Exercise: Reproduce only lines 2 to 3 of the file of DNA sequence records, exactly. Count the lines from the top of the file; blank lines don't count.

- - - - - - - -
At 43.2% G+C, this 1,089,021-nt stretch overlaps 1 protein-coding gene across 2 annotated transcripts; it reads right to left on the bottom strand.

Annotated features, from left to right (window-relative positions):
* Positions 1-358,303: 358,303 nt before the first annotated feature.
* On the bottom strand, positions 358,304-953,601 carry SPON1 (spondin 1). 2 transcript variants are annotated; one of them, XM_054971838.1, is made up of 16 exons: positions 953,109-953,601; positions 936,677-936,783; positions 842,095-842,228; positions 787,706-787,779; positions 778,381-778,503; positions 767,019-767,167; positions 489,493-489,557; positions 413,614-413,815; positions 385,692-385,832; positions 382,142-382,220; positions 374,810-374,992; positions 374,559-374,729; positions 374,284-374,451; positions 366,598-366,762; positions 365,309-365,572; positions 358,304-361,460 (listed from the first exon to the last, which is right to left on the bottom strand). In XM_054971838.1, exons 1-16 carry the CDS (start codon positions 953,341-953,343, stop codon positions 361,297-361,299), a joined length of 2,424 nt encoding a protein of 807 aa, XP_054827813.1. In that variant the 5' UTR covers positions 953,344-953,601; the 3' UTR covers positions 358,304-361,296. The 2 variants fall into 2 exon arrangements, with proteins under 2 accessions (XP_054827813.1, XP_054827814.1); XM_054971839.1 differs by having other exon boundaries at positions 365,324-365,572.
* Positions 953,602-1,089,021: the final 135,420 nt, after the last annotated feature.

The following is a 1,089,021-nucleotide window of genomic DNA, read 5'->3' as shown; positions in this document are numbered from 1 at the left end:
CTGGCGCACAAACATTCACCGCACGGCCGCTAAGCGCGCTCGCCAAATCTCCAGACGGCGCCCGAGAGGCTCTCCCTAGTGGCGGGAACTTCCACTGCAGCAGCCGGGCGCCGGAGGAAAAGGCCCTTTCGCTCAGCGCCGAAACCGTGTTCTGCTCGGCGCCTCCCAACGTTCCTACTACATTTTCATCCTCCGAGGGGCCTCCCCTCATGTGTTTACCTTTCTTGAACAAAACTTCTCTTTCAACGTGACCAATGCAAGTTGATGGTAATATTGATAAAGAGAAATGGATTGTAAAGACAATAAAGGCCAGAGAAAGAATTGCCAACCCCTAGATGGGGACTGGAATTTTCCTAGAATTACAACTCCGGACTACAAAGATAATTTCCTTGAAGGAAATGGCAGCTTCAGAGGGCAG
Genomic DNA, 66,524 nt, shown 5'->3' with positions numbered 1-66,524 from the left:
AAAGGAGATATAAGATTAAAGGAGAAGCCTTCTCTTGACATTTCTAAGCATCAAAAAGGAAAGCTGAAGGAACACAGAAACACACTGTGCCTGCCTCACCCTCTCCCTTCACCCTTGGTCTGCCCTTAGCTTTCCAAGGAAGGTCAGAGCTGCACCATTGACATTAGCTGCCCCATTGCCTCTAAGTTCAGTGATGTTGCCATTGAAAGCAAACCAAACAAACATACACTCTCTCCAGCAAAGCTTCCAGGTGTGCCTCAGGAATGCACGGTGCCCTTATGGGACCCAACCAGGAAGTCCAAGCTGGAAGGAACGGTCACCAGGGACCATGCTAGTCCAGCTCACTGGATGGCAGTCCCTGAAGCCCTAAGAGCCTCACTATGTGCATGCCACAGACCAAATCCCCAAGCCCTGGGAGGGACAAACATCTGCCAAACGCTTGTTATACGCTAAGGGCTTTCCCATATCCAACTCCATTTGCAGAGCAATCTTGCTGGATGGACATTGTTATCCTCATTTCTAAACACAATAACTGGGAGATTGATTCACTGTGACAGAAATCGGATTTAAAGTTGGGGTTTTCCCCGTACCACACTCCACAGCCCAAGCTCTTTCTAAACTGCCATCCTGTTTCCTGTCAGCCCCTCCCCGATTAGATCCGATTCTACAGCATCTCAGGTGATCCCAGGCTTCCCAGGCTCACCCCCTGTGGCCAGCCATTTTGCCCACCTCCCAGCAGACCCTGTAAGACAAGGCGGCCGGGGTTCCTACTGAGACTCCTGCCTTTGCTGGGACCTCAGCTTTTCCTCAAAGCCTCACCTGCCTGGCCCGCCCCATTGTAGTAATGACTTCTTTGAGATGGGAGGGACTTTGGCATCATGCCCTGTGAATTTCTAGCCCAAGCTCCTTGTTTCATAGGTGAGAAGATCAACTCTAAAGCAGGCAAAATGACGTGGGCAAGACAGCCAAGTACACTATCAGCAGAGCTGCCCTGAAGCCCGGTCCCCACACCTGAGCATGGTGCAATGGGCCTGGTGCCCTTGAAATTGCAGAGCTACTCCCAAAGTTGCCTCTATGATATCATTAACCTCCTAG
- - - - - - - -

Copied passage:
Annotated features, from left to right (window-relative positions):
* Positions 1-358,303: 358,303 nt before the first annotated feature.